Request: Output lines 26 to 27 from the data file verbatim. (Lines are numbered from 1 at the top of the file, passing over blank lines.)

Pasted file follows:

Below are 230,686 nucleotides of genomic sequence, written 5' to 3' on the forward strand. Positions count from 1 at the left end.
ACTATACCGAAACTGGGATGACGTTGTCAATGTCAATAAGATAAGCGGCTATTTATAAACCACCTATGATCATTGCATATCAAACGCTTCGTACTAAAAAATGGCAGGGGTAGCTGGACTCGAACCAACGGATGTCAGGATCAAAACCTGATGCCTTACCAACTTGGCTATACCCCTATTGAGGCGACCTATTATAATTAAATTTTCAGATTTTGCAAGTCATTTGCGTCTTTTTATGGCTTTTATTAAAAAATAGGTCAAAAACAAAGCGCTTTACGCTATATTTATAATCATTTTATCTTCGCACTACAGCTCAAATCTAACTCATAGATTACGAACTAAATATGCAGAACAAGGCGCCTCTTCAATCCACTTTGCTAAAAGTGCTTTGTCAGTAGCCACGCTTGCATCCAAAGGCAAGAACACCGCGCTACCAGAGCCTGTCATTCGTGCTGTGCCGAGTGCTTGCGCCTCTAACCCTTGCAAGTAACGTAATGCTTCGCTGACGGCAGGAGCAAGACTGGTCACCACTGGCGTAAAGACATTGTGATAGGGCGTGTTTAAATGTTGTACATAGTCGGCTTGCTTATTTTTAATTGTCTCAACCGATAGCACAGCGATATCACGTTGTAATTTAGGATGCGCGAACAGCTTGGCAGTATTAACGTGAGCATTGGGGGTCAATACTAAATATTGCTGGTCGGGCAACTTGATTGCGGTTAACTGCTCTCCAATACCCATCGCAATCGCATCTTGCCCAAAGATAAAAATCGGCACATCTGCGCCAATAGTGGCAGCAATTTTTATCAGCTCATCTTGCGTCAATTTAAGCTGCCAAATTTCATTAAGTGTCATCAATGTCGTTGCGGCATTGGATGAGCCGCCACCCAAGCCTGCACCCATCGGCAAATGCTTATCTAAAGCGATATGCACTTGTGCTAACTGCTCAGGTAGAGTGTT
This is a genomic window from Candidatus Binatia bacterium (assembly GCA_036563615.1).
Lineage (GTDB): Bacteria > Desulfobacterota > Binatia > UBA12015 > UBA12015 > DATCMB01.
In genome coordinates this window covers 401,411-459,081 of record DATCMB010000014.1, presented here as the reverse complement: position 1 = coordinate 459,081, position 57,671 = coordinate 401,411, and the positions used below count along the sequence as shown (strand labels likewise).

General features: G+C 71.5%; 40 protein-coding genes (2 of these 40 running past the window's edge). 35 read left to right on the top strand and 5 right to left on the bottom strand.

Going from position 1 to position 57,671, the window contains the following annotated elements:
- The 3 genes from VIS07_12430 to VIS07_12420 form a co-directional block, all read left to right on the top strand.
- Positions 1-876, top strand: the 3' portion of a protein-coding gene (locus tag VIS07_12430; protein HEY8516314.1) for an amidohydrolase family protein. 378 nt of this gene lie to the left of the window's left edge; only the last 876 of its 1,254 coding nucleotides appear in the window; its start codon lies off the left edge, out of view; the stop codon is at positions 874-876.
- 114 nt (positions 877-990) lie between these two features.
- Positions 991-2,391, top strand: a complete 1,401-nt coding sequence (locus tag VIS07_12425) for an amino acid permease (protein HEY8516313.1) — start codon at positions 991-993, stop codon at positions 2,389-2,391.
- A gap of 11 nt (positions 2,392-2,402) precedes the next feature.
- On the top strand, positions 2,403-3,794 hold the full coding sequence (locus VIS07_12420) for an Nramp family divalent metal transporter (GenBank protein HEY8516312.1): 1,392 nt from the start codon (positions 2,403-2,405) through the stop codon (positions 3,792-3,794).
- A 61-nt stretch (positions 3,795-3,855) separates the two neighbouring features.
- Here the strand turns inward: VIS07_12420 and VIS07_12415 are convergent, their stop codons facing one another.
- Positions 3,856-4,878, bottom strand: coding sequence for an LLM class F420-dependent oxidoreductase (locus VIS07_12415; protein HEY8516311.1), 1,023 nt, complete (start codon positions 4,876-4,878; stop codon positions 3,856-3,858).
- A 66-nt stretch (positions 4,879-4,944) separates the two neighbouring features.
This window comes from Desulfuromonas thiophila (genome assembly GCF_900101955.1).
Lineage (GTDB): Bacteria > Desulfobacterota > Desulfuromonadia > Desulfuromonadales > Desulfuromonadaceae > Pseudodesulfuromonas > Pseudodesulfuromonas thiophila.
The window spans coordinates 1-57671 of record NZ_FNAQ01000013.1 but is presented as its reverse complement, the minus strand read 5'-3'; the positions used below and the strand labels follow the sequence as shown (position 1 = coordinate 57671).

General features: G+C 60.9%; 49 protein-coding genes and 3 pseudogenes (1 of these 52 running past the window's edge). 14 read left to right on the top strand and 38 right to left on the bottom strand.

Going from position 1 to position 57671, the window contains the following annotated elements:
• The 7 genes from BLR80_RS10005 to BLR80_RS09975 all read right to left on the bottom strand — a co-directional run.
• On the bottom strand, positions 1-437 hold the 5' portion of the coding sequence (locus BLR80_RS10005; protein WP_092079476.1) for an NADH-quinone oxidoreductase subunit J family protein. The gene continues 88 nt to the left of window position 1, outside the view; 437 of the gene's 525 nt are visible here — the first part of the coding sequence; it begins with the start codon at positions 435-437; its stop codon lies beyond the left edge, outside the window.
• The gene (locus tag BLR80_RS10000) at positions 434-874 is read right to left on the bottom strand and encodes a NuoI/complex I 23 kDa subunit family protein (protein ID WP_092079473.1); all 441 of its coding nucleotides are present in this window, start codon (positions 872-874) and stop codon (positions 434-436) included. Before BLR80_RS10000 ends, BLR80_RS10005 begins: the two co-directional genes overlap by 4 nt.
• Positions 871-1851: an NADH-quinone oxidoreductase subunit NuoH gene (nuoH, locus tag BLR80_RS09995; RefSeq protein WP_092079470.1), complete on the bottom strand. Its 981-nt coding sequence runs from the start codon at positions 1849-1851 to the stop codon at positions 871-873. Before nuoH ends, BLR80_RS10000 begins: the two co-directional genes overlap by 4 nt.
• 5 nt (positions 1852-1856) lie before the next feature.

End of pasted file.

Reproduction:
• Positions 871-1851: an NADH-quinone oxidoreductase subunit NuoH gene (nuoH, locus tag BLR80_RS09995; RefSeq protein WP_092079470.1), complete on the bottom strand. Its 981-nt coding sequence runs from the start codon at positions 1849-1851 to the stop codon at positions 871-873. Before nuoH ends, BLR80_RS10000 begins: the two co-directional genes overlap by 4 nt.
• 5 nt (positions 1852-1856) lie before the next feature.